Friday, May 4, 2012
Last Musings Before Long Cane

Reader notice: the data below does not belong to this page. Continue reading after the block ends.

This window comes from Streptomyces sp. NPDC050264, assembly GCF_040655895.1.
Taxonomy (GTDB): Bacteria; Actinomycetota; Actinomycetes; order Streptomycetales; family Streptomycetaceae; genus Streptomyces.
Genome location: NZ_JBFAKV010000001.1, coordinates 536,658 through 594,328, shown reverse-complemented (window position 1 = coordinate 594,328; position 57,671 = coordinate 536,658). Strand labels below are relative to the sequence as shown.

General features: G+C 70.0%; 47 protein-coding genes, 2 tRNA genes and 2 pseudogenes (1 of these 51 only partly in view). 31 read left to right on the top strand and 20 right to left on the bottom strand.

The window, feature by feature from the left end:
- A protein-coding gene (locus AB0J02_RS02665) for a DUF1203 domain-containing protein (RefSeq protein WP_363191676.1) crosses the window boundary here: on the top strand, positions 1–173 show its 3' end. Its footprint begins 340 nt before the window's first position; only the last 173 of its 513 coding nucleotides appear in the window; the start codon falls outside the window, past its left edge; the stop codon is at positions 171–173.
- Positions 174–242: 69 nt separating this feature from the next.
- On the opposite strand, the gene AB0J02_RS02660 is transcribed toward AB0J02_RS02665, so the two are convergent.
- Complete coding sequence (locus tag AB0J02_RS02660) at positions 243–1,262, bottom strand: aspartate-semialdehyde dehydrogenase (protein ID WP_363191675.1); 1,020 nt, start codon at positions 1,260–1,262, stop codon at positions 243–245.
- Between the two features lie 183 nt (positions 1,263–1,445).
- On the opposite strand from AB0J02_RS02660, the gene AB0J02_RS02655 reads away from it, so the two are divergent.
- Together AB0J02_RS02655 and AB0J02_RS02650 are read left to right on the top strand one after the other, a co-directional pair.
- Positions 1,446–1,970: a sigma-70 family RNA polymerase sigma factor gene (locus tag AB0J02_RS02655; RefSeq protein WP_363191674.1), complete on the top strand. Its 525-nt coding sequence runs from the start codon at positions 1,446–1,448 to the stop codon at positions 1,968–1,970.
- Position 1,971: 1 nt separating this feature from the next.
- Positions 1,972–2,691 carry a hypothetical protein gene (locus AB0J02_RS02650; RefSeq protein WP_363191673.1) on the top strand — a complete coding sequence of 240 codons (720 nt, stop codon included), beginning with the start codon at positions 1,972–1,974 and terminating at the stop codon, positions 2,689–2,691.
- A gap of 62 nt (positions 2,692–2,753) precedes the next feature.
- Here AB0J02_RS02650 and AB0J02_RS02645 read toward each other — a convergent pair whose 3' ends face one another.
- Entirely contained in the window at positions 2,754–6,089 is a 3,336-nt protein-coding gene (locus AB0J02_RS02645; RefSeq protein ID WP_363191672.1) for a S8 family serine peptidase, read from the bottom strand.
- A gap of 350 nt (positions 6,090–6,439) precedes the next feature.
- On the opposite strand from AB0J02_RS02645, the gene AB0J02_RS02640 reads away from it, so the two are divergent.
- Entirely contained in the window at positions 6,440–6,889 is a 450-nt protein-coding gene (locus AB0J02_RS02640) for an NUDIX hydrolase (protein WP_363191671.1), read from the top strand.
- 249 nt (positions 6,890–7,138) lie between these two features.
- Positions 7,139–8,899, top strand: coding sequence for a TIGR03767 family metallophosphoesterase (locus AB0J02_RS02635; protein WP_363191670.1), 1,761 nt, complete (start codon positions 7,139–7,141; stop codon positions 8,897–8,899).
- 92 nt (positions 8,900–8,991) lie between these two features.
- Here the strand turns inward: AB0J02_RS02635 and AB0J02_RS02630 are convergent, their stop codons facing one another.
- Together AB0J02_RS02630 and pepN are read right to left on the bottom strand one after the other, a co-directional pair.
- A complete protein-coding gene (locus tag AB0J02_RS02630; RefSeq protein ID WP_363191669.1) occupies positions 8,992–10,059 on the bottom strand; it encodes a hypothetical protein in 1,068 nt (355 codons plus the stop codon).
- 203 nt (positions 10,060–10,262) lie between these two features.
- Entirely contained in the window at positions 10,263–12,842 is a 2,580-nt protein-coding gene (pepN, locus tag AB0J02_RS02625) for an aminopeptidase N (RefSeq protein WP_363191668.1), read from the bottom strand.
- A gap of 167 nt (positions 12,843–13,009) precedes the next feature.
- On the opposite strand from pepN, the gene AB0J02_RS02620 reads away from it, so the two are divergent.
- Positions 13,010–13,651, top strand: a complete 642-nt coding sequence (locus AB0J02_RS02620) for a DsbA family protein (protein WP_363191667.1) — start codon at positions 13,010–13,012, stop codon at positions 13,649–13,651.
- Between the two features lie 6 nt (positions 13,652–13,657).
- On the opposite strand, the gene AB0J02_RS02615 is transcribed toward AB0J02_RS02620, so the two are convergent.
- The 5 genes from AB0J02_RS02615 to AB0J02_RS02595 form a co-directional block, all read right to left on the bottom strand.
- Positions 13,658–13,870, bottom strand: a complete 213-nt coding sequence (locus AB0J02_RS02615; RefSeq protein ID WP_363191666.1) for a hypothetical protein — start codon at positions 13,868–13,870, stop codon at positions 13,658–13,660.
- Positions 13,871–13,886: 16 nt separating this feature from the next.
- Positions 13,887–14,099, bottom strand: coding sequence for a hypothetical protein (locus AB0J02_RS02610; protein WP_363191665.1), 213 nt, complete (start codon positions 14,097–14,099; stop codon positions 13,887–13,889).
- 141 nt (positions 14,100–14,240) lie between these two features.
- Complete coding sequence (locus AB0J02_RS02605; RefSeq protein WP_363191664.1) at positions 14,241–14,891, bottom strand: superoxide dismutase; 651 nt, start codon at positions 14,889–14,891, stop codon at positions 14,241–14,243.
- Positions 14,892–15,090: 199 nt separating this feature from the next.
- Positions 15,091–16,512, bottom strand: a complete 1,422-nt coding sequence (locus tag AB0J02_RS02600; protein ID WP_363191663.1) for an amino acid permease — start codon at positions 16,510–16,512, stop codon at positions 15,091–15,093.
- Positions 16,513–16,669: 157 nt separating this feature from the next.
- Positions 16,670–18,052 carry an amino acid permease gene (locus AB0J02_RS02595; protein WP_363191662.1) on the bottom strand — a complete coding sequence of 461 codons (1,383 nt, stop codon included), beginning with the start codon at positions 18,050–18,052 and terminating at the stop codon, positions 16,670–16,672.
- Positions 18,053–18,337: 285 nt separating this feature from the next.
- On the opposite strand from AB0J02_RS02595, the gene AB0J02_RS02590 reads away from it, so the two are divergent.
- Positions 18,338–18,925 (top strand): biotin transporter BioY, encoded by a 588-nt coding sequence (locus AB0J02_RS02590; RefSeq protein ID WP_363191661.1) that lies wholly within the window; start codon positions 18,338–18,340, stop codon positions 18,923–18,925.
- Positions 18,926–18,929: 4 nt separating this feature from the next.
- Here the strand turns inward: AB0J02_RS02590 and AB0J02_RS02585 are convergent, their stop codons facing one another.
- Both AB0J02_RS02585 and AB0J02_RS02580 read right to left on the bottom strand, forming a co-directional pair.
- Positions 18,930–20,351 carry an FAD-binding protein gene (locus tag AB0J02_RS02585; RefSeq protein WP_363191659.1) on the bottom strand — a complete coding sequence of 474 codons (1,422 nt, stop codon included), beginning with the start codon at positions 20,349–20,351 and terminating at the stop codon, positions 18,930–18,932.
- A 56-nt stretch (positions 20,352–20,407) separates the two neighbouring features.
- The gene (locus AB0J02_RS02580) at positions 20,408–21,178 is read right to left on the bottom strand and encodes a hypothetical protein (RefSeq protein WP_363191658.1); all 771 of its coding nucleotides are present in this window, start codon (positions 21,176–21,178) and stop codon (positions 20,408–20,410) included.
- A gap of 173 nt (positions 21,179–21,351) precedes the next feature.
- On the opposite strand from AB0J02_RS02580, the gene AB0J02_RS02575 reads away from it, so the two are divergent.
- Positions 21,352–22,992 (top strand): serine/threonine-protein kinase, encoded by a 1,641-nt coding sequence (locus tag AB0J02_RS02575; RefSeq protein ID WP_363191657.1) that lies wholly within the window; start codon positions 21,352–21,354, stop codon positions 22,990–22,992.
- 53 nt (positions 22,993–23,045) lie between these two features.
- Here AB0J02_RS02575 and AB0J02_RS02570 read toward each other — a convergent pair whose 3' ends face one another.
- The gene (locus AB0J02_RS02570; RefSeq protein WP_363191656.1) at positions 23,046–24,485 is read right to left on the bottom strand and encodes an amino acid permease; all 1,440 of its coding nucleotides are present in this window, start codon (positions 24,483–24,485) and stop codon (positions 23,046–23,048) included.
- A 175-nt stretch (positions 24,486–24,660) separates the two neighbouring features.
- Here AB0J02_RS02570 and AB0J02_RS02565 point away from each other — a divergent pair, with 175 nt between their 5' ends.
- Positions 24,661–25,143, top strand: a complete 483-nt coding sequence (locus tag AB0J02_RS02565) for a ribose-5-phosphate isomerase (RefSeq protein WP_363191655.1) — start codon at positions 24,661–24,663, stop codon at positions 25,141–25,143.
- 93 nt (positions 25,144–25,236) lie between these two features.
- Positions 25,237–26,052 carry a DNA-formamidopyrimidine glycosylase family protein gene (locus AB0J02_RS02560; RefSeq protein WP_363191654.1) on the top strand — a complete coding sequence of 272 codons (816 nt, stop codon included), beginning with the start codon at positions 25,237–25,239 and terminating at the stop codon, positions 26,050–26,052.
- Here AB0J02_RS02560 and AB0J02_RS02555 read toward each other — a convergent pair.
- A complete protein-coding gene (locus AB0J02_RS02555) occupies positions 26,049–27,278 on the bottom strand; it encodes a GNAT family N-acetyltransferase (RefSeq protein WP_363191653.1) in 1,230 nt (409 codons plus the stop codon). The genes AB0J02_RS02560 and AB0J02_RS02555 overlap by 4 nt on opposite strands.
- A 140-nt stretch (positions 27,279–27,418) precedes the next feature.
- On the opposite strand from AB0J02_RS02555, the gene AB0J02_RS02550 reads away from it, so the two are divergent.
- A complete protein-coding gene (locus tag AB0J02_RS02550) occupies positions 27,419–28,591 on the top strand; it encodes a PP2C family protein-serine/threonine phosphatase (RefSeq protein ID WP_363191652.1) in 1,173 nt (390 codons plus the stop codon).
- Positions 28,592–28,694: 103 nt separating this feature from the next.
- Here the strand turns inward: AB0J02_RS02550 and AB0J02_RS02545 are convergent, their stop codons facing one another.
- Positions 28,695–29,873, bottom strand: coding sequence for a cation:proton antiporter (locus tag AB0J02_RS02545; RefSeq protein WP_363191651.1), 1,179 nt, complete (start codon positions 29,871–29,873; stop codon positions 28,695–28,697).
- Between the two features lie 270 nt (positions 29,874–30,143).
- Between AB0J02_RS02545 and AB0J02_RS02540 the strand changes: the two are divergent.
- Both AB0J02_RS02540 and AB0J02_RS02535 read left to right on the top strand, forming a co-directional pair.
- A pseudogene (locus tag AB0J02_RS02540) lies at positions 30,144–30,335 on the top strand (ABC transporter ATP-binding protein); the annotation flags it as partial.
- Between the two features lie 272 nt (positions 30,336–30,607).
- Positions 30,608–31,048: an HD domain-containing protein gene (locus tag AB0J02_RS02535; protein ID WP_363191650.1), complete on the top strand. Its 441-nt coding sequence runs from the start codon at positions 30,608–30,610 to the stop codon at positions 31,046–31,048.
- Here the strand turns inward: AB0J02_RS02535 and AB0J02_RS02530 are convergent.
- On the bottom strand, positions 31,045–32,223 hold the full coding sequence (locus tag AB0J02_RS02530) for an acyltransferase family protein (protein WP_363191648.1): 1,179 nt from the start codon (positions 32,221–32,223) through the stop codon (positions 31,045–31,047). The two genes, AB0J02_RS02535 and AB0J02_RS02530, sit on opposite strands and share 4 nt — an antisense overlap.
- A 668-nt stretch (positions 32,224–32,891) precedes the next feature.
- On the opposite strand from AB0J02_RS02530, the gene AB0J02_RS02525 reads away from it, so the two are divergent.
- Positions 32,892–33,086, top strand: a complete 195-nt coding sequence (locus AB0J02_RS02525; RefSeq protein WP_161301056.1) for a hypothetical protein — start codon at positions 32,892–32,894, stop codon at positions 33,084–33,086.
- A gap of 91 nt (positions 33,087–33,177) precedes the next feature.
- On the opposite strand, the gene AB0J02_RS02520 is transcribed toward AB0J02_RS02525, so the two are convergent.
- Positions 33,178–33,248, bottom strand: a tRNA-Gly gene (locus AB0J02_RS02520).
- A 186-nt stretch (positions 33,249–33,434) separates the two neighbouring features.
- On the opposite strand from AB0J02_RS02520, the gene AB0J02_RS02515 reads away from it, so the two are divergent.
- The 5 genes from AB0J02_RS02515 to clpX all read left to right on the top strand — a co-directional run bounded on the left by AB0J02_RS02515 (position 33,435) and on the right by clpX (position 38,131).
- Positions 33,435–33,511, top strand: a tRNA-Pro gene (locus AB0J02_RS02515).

It's early morning, and it's dark out. I've just finished my last shakeout run before Long Cane 50K on Saturday. I've eaten a hearty, carb-filled breakfast, and my 48-hour gorging period officially has begun. The short, 4-mile shakedown run is a special part of my training/taper period. It's not a training run per ce; at this point all the training has been put into my system already. Rather, it's one final bio mechanical inventory before a big race. Am I keeping my knees from swinging out laterally? Check. Landing forefoot under the hips? Check. Arms bent tight and swinging close to the body? Check. Calves/Achilles feel ok? Check. Etc. Also, the shakeout is a final chance to get myself mentally centered in a running context. I do a lot of visualization, sometimes of past races. I try to dredge up memories of bonking hard at Umstead, and then imagine myself fueling and hydrating and pushing through the agony. I try to imagine the last 200 yards at Salem Lake, where I was depleted from 31 miles and nearly 5 hours on foot, but I somehow found a sprint inside me while other ultra runners cheered on. I conjure images of technical single track at the Whitewater Center and Fisher Farm, and I see myself bounding down the slopes and dodging roots and rocks. I recall watching the sunrise at Relay For Life, where I had walked all night and spent nearly 7 hours on foot. It's a lot of mind-wandering for a 30 minute run. I packed my bag last night. I'm relying on plenty of old gear and nutritional stand-bys, but there definitely will be some experimenting during this ultra. Electrolytes have been my main worry since aid stations are 5-7 miles apart, and the high temperature will reach 93. Food is another worry. While Terri Hayes is renowned for having great aid stations at her races, I learned from Frosty 50 that it's good to have plenty of your own nutrition to fall back on as well. Luckily, I will be able to leave a drop bag at mile 15. Since I am only doing the 50K, I will only stock this drop bag with some food items I don't want weighing my down in the first half of the race. The rest is a combination of fitness and game plan. The fitness is there--I am more fit than I have ever been. Now, I just need to keep myself disciplined enough to keep a responsible pace, take walk breaks, and listen to my body. In these conditions, the worry is not to finish with a great time, it's to finish at all. I look forward to sharing all the gory details after the fact.